Lumiere and Noire (Light and Black), an attraction and repulsion.
A black hole lit with the image of a mysterious perfume that attracts until it provokes self-abandon. It is the idea of two opposing powers that unite to create a whole that relates, at its turn, a new story. The mention of this duality is imposed as an obvious fact, like the emblematic blend of Rose and Patchouli.
That is the press description of Lumiere Noire Pour Femme, a chypre eau de parfum from Maison Francis Kurkdjian which was released in 2009 and which attempts to cast a new light on the rose-patchouli duet. Reading the description brought to mind the paintings of the artist, Azadeh Ghotbi, who often plays with textured reflections and with the duality of light and darkness.
Yet, Mr. Kurkdjian’s Lumiere Noire seems to be an attempt to go beyond his prior exploration of the rose-patchouli pairing in his creations for Guerlain (Rose Barbare) and for Juliette Has a Gun (Lady Vengeance). This time, it seems he sought to create something that was darker and much more of a “full-on” rose. To quote Denyse Beaulieu at Grain de Musc, Lumiere Noire Pour Femme is:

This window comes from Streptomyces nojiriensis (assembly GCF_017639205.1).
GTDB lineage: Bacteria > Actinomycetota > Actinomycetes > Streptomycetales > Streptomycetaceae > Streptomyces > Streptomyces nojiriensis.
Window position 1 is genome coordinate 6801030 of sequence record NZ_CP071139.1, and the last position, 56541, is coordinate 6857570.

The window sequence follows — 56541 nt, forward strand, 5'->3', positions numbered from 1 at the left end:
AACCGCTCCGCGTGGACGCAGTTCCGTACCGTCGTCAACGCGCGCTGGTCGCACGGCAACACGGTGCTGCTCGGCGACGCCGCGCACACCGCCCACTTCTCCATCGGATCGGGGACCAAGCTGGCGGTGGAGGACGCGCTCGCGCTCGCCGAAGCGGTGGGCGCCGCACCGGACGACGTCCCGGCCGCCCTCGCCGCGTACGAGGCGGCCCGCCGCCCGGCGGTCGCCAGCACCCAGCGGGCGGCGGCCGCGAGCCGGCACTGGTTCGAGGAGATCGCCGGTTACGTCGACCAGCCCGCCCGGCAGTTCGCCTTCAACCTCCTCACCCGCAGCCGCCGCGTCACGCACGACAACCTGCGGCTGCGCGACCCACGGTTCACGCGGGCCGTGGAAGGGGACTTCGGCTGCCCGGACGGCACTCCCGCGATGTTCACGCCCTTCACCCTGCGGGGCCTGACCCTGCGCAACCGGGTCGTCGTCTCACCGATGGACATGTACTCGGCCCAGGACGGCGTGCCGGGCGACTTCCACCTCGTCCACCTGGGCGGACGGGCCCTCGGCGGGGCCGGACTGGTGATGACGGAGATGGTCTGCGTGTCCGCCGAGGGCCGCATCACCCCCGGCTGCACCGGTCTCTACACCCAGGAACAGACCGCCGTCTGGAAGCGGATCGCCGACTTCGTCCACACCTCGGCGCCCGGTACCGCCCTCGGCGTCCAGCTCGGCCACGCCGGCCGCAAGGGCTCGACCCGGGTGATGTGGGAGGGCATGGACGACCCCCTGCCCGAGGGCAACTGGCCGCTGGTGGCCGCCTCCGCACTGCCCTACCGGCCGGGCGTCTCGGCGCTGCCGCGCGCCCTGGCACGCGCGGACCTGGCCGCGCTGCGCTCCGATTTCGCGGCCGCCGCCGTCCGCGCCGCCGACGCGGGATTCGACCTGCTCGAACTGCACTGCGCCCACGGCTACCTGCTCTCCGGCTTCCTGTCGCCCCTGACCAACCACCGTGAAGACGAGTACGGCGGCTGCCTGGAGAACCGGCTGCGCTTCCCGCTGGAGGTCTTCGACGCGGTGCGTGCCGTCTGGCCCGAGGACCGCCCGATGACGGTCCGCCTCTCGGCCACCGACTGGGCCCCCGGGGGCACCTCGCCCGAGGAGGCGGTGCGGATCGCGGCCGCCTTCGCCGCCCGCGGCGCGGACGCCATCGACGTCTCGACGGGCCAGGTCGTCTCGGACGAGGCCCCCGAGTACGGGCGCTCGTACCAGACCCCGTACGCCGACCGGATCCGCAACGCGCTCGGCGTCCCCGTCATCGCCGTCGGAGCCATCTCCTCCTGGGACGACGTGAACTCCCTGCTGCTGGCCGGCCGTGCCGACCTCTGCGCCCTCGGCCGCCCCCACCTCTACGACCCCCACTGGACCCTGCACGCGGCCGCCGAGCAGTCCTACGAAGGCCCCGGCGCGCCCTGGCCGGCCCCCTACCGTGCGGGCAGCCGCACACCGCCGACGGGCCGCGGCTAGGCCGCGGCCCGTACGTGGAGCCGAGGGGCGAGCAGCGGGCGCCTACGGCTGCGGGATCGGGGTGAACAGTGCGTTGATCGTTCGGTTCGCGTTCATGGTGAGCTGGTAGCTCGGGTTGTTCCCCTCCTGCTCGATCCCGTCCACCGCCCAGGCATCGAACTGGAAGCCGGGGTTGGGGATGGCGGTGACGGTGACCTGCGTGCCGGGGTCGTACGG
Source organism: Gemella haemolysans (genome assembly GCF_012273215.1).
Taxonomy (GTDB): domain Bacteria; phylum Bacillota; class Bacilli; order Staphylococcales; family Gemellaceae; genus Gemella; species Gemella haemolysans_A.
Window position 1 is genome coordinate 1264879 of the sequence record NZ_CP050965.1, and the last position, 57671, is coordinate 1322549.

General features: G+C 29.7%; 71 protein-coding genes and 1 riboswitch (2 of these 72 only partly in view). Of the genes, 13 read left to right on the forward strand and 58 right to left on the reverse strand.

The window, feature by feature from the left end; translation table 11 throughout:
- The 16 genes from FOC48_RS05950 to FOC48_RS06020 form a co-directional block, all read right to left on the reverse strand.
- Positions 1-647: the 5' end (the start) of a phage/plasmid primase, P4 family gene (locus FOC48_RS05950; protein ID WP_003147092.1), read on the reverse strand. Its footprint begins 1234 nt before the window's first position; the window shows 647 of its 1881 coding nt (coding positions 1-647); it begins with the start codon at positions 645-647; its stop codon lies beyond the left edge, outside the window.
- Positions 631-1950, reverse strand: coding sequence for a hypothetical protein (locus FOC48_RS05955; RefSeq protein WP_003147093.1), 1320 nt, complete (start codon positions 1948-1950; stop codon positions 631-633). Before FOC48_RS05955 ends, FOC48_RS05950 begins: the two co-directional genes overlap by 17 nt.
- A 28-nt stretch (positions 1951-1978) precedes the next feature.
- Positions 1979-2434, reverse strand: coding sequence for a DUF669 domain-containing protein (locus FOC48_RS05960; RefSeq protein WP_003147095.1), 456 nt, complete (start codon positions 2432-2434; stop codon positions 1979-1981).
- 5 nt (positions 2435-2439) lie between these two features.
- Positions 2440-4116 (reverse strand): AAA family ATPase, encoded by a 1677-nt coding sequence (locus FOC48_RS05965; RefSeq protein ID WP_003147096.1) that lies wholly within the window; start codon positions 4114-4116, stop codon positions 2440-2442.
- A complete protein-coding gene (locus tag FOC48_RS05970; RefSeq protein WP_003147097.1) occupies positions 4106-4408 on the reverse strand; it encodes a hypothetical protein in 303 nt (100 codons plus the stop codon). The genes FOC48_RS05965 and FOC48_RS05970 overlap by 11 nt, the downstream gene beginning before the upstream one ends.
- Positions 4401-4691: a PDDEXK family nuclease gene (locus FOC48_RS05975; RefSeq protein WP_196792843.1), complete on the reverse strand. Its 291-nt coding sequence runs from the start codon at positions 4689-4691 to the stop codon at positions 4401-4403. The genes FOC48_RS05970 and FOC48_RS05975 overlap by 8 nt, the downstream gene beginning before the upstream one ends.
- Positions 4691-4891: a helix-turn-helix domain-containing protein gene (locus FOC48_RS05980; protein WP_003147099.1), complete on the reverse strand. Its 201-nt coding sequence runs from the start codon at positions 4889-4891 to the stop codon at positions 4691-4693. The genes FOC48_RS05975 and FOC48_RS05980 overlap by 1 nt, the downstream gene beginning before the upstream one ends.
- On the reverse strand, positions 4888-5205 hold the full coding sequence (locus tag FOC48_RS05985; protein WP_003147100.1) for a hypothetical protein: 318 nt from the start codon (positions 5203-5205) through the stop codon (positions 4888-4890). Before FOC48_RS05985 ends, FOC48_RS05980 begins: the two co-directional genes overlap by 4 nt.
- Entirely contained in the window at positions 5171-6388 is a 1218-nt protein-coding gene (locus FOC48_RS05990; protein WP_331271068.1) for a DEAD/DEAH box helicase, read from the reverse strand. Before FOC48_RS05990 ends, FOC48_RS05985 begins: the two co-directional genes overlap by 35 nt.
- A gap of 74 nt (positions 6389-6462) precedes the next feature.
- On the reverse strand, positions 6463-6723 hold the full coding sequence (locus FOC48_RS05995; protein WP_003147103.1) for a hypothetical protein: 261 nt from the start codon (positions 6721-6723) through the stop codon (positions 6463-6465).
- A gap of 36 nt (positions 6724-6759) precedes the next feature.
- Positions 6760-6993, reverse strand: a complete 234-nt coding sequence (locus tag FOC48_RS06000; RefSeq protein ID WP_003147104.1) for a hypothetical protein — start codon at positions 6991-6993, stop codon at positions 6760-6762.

a full-on bodice-ripper of a rose, Baudelairian in its celebration of majestic female flesh –a courtesan trussed in velvet the colour of drying blood trimmed with jet beads, hair tumbling down her back as she downs a flute of champagne. Her shawl carries the smell of the patchouli leaves it was packed with to repel the moths on its way from India. A bunch of jasmine exhales its dying breath between her breasts. A sweaty tendril of cumin rises from her corset…